Sen. Carl Levin, angered by the lack of transparency in the Troubled Assets Relief Program, vowed to subpoena the Treasury Department last Sunday if they refused to release contracts that Citigroup and other banks signed to receive funds under TARP.
Treasury assured Levin yesterday that there was no need for a subpoena — they would provide him with copies of the contracts as early as today. Lisa Chiu, one of our intrepid researchers on the SubsidyScope project, wanted to know if that meant the public would have the same opportunity as Levin to see how what banks are agreeing to do with TARP funds.
Dave Pollock, Levin’s spokesperson, told Chiu that the Michigan senator has no plans to release the contracts once he gets them, saying that the Senate Homeland Security and Government Affairs Subcommittee on Investigations – which Levin chairs – typically does not release such documents to the public.
Treasury is giving Levin the contracts that financial titans and totterers like American International Group, Bank of America, Bank of New York Mellon Corporation, Citigroup, Goldman Sachs, JPMorgan Chase, Merrill Lynch, Morgan Stanley, State Street Corporation, and Wells Fargo signed to get billions of bailout money — taxpayer money — last year. Did these firms, as Levin wanted to know, agree to aid borrowers who are trying to keep up with their mortgage payments? Did they offer debt relief to cash-strapped customers? Levin will know, the public won’t. (Update: Levin now says his instinct would be to release the documents. Ours too. So let’s have them.)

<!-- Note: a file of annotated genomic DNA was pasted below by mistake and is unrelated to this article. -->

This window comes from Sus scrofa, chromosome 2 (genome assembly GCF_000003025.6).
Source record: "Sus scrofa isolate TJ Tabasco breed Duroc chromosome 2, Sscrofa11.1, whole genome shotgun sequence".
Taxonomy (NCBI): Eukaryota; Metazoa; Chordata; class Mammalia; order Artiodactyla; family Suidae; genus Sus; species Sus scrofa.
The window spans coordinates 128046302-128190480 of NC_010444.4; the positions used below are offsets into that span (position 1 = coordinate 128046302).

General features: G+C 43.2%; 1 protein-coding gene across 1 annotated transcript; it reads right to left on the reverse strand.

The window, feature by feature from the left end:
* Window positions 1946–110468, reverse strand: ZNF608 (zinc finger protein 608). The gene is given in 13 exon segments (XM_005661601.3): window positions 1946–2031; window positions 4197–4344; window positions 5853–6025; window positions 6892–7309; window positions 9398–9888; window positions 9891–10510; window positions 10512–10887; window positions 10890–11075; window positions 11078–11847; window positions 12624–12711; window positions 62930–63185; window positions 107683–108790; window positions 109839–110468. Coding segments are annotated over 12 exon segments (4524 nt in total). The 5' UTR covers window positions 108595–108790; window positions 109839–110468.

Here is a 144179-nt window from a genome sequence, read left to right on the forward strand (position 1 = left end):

Pollack suggested that we contact Treasury if we want the information. We’ve asked; if Treasury says no, we’ll file a Freedom of Information Act request. With any luck, and assuming that the FOIA request will be handled with the usual speed, they should have the documents, oh, a year or two from now.